Los Rivera Destino return with Pedro Capó to remind us how much we miss the club
The trio of friends revisit boleros with their usual dose of humor and alongside Puerto Rican star Pedro Capó.
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Asking for whips from bolero to dembow to perreo. That's how unbridled and fun Los Rivera Destino and Pedro Capó sound in "Castigo", a preview of their highly anticipated album and a public joke about how much we miss the discotheques and their inner world of smells and friction.
They invoke with it the slow bolero — the famous trio's brand of revision — but also pop vocals and dembow rhythms that invite you to lower your hips to the floor that people miss so much recreating on social media in their homes.
This is the band's return after some time to prepare their album after their previously viral collaboration with Bad Bunny, the bolero "Te Boté," which hit so hard after another viral hit like the remix of Daddy Yankee's "Dura."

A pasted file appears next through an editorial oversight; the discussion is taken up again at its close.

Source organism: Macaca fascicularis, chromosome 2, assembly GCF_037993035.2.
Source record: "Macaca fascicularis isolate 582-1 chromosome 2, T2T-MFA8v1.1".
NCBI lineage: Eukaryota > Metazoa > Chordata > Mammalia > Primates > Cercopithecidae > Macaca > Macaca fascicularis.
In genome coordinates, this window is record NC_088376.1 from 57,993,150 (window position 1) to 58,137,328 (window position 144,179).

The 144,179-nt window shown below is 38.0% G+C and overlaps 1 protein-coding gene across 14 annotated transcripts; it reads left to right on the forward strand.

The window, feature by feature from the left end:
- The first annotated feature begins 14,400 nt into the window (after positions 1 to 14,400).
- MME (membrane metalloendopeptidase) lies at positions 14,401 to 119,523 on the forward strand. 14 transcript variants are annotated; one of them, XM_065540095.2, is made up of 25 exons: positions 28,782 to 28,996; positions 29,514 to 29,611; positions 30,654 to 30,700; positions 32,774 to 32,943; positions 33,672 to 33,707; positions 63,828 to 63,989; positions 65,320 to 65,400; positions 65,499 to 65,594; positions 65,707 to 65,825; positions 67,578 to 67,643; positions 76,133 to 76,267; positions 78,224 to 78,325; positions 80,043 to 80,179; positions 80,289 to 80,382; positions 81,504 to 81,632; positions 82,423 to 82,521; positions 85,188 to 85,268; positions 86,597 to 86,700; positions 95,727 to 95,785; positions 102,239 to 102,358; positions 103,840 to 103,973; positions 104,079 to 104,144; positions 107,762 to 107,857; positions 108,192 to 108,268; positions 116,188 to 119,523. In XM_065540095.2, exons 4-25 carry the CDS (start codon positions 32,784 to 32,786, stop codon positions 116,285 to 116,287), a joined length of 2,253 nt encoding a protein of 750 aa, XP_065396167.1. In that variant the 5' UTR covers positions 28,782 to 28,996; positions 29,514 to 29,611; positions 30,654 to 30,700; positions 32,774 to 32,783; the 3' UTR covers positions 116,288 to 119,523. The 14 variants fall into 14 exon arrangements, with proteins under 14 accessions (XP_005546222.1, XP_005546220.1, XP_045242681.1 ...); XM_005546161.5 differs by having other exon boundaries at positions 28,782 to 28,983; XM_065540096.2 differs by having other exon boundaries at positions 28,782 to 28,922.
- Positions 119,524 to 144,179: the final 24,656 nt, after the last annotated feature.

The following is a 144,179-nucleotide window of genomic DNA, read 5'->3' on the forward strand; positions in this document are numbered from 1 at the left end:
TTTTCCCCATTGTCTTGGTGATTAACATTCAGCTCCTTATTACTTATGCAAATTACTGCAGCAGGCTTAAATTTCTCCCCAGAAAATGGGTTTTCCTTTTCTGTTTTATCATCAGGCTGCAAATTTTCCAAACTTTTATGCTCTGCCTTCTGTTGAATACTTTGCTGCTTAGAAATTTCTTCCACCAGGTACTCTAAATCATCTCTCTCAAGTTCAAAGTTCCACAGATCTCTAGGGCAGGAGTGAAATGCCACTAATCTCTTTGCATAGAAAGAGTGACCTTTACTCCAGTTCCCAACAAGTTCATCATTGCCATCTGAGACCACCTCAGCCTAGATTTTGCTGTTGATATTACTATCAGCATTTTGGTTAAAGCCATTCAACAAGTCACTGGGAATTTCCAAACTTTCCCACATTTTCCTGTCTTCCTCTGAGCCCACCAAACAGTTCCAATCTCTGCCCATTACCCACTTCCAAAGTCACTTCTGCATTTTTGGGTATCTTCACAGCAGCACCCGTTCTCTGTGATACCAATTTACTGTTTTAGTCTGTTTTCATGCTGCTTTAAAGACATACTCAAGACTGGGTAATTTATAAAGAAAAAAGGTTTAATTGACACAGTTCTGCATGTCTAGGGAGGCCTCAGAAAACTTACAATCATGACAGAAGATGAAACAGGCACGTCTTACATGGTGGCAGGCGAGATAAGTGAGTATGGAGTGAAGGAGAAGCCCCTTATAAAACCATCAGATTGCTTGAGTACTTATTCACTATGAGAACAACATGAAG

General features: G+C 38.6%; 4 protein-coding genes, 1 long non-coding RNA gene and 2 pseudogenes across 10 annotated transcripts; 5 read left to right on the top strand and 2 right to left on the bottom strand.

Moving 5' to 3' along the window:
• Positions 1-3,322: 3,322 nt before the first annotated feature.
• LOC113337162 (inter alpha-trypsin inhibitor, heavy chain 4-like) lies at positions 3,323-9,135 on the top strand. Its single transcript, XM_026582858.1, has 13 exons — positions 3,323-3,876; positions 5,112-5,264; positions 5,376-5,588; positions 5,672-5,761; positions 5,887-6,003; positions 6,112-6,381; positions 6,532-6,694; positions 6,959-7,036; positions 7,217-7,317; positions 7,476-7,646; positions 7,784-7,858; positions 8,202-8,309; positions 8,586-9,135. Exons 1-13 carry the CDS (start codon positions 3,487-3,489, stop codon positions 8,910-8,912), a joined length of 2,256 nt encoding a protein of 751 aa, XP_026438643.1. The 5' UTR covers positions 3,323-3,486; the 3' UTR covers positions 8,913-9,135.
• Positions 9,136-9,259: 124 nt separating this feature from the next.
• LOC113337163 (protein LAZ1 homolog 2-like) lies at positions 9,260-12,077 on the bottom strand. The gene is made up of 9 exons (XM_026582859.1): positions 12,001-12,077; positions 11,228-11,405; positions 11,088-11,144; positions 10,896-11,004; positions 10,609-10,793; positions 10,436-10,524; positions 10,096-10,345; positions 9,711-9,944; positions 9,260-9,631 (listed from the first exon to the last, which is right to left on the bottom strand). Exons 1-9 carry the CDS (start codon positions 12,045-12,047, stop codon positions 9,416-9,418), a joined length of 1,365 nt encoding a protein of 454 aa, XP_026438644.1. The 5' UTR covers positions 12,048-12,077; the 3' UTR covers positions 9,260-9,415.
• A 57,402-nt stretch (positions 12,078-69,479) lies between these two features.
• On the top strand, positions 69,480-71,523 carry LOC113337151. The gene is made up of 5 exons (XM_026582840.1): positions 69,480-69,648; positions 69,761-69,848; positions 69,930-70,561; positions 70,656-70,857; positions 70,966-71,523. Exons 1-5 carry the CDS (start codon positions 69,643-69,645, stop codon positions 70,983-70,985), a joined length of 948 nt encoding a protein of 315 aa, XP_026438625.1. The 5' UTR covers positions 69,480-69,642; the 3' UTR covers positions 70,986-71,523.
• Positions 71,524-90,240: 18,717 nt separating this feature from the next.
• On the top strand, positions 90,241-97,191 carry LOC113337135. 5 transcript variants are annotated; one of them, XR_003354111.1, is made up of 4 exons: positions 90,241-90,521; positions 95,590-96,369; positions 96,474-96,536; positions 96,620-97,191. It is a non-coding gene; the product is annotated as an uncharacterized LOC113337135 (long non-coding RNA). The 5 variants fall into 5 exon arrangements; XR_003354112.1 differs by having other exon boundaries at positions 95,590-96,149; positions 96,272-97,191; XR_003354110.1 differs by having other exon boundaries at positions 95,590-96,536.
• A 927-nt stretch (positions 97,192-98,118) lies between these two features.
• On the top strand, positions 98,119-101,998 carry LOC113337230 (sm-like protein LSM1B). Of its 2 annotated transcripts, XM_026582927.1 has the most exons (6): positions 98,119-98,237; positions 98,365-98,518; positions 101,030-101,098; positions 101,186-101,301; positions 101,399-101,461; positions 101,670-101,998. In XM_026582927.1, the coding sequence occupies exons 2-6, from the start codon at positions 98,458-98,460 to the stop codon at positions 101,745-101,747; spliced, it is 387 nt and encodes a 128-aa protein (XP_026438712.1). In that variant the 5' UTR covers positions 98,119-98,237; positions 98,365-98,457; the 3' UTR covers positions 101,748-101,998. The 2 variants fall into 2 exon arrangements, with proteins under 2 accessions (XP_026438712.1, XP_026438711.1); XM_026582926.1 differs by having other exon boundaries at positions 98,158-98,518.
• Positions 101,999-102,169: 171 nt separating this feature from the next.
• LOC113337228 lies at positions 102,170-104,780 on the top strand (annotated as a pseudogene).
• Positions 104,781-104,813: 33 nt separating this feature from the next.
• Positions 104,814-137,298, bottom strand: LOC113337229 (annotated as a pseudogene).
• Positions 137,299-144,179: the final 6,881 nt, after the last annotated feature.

"This song brings together two musical genres that have a long history when it comes to dancing close to couples. 'Castigo' features maestro Pedro Capó, who joined us for this song that brings bolero to the modern club. We wrote this song before the pandemic, at a time when we could dance close. It feels like torture as we wait for the next time to dance again," the band shared about the track.
Pedro Capó is a famous Puerto Rican pop and fusion singer, grandson of Bobby Capó, with four albums behind him, and famous collaborations such as "Almost Like Praying" with Lin-Manuel Miranda, "Calma" with Farruko ,and "Estoy enamorado" with Mexican singer Thalia.
One newspaper defined the group of three 25-year-old friends who so humorously and aptly revisit boleros as "a bit like the legendary Argentine comedy group Les Luthiers, but millennials and Puerto Ricans."
Carlos Figueroa, Antonio Sánchez and Fernando Tarrazo met in college in 2010 and since, felt their path would take them far.
All their doses of measured humor and catchy songs are the result of hard artistic work, which they started as early as 2012 with parody videos. But it wasn't until 2017 that they released their first single. They grew up listening to urban music but discovered the golden goose with bolero parodies.
The result is a wide and millennial audience that knows perfectly the genres they decide to twist with humor.